athomein1914 (love your screen name -- I'm a historian and study that period!) -- no TJMaxx around, alas, though we do have Marshalls, which I think is the same chain. I'll keep looking there, too.

Thanks for the info about cast iron vs. enameled, too. I have heard people complain about the newer Lodge cast iron -- that the inner surface is really rough, so even if you supergrease it, it's difficult to get food to disLodge, so to speak. I am going to order an antique cast-iron skillet on Ebay for scrambled eggs... not so sure about the antique dutch ovens, though.

I'll sit tight and keep looking. Thanks, all!

    Bookmark   January 27, 2007 at 5:12PM
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becky_jean

I got mine at Target for $39 back last spring. According to the Cooks Illustrated chat boards, it is now available again but I was in Target on Sunday & it's not at the one in my town. Evidently, you have to go in on occasion to catch them when they have them. When I got mine, they only had a few.

I love it for items with acid (a lot of soups, etc.). I'd love to have the LC but don't even want to pay the Tuesday Morning price ($125 for 5 qt.).

    Bookmark   January 30, 2007 at 3:43PM
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andreagb

Target had initially promised to have them around only till Jan 2007 -- i.e., right now! But the website now says they'll be on sale till Feb. 3.

I had found one at a Target 70 min from here and was honestly (momentarily, thank goodness) going to give in to my obsession and drive to go get it. I then thought, $14 for shipping vs. 3 hours of my time, gas, wear on the car... OK, time to order from the website! Thanks, everyone.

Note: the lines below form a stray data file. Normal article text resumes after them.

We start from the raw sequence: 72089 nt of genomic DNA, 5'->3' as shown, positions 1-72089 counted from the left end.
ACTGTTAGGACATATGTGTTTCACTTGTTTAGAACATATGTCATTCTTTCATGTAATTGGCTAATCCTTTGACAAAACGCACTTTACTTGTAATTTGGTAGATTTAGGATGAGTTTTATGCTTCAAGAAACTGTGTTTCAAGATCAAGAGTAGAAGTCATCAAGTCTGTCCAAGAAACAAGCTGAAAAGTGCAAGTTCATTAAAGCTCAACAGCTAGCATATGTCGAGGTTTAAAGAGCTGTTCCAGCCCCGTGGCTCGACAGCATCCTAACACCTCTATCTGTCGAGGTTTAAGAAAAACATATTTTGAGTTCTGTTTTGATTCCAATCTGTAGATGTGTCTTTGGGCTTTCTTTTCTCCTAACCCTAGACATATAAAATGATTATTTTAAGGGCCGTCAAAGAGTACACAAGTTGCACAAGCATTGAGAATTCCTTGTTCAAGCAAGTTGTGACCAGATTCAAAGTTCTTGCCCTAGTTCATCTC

Bookmark   January 30, 2007 at 4:02PM
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thebearsfamily

Cast iron is what many recipes refer to when they say NOT to use reactive cookware. It reacts to the acids in food. I used to make marinara sauce in my cast iron dutch oven just to get the extra iron intake. It tasted great, too! But some things are too delicate and you get a darker color in the food from the bare iron. The enameled iron provides a little iron as it ages and there is some micorscopic cracking. But it is mainly the even and slow heating that is provided that is great for some kinds of cooking. Slow sauces in the smaller pans, roasts in the larger.
By the way, I have been making that no-knead bread in different kinds of pans. I think the main thing is to put the dough into a HOT pan and then cover and seal it for the first part of the baking. I have used my target enameled dutch oven and also metal loaf pans that I covered with aluminum foil. Wish I had sprayed cooking spray on the foil, though! I didn't notice alot of difference in the breads. My family really likes the bread! Great crust!

    Bookmark   February 7, 2007 at 12:43AM
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andreagb

Thebearsfamily, thanks for your post. Can I ask -- not to hijack my own thread here -- did you make a single batch and divide it between two loaf pans? I'd love to make a loaf rather than a boule, but am wondering how to handle "oven spring" -- that is, won't the bread rise higher than the level of the loaf pan, banging into or pushing up the cover and ruining the steam effect?

    Bookmark   February 9, 2007 at 1:05PM
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marleesmom

Andrea- my sister used the no knead bread recipe, divided the dough into 4 after first rise, and did second rise in french bread pans (the kind with small holes). She did not cover in the oven, just spritzed a few times with water.
Great results.

-Pam

    Bookmark   February 12, 2007 at 12:17PM